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Class or Mass Case

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I. Executive Summary: Neptune Gourmet Seafood (Neptune) current faces an inventory surplus by accumulating a 60 days’ supply of their finished goods in the past three months, which is their short-term issue. Rita Sanchez wants to reduce prices by 40% to 50%. However, Sanchez recognizes that catches have grown bigger on average since Neptune invested $63 million in trawlers, and inventory will continue to increase – which is their long-term issue. Sanchez proposed a new reduced-price mass-market brand. Jim Hargrove feels that reducing prices would destroy Neptune’s premium brand image and cannibalize sales.

        My recommendation below shows that it is best for Neptune to expand their grocery chain market, and restaurant and cruise market to the West Coast.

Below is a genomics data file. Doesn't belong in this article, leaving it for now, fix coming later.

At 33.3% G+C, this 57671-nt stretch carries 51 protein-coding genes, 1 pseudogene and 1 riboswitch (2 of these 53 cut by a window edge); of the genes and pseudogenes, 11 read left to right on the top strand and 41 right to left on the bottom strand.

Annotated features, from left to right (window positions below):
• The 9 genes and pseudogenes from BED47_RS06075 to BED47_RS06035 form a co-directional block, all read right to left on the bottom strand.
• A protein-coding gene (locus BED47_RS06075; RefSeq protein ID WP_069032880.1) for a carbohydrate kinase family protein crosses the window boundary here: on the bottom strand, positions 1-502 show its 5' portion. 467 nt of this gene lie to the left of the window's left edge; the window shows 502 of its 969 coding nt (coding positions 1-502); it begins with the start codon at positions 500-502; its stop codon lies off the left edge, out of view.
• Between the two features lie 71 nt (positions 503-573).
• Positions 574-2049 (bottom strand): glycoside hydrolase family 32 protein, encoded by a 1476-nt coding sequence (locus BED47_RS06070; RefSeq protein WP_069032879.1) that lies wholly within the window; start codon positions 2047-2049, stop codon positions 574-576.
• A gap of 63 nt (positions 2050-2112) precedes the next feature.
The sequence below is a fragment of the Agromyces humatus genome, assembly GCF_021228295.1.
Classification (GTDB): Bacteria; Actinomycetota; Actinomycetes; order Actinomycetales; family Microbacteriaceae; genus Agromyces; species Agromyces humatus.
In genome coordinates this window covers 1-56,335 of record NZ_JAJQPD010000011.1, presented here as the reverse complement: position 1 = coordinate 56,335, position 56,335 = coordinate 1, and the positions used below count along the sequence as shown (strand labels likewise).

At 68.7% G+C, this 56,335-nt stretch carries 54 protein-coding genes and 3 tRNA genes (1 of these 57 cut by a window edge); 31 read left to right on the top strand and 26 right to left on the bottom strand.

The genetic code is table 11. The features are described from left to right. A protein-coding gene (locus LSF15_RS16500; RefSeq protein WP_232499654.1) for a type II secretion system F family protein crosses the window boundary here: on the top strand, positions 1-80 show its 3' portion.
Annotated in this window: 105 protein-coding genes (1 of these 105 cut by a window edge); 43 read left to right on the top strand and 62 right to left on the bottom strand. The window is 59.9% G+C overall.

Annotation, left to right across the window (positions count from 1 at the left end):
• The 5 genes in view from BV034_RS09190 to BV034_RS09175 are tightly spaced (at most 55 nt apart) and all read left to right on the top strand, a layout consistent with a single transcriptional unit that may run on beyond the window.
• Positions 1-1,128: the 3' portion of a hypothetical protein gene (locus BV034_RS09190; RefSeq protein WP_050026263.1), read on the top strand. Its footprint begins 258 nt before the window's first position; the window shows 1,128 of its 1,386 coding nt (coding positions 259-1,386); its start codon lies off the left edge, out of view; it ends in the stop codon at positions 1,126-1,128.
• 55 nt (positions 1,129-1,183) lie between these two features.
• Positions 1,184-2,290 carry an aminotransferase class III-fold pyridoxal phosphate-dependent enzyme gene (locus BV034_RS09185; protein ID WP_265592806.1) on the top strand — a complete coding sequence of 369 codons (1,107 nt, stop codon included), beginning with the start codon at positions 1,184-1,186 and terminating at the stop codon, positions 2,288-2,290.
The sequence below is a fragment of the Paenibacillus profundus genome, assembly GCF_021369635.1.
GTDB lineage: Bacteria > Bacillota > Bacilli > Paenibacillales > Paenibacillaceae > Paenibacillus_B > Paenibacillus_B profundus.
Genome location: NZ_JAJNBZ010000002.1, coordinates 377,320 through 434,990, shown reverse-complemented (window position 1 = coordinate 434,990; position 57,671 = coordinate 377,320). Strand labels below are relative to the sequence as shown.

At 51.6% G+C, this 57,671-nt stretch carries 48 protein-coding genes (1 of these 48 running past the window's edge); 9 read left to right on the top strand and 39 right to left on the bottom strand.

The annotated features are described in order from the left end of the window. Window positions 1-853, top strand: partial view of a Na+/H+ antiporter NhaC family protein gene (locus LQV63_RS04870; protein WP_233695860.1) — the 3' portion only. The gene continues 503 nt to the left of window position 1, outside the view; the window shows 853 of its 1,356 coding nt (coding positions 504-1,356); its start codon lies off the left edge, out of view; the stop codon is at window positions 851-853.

II. External Analysis: The PESTEL Analysis (Appendix A) identifies the U.S Association of Seafoods and Processors and Distributors (ASPD) as a strong influencer of domestic and global policies. The grocery chain and seafood wholesaler industries are expected to grow (Appendix G4) along with per capita disposable income (Appendix G1). There is a trend in consumers becoming more health-conscious and value driven (Appendix G3) along with seafood becoming a healthier alternative to red meat (Appendix G2). There are new technologies that improve quality of catches along with being environmentally sustainable. There are new laws that reduced access to fish near the coast pushing industry member farther out to sea.

        The Stakeholders’ Analysis (Appendix B) shows there are many conflicting interests by individuals which will impact the evaluation of alternatives.

III. Internal Analysis: The Resources and Capabilities / VRIO Analysis (Appendix C) indicates that Neptune’s sustainable competitive advantage its brand reputation for best quality seafood. Neptune also has some “difficult to obtain” advantages including their technologically advanced trawlers and their contracts with the best restaurants, grocery chains and wholesalers. The 5 C’s Analysis (Appendix E) shows us that while being located on the East Coast, Neptune has still been able to expose their brand to other geographic locations including the West Coast.

The Root Cause Analysis (Appendix D) shows Neptune’s new technology as a key internal issue to their excess inventory problem.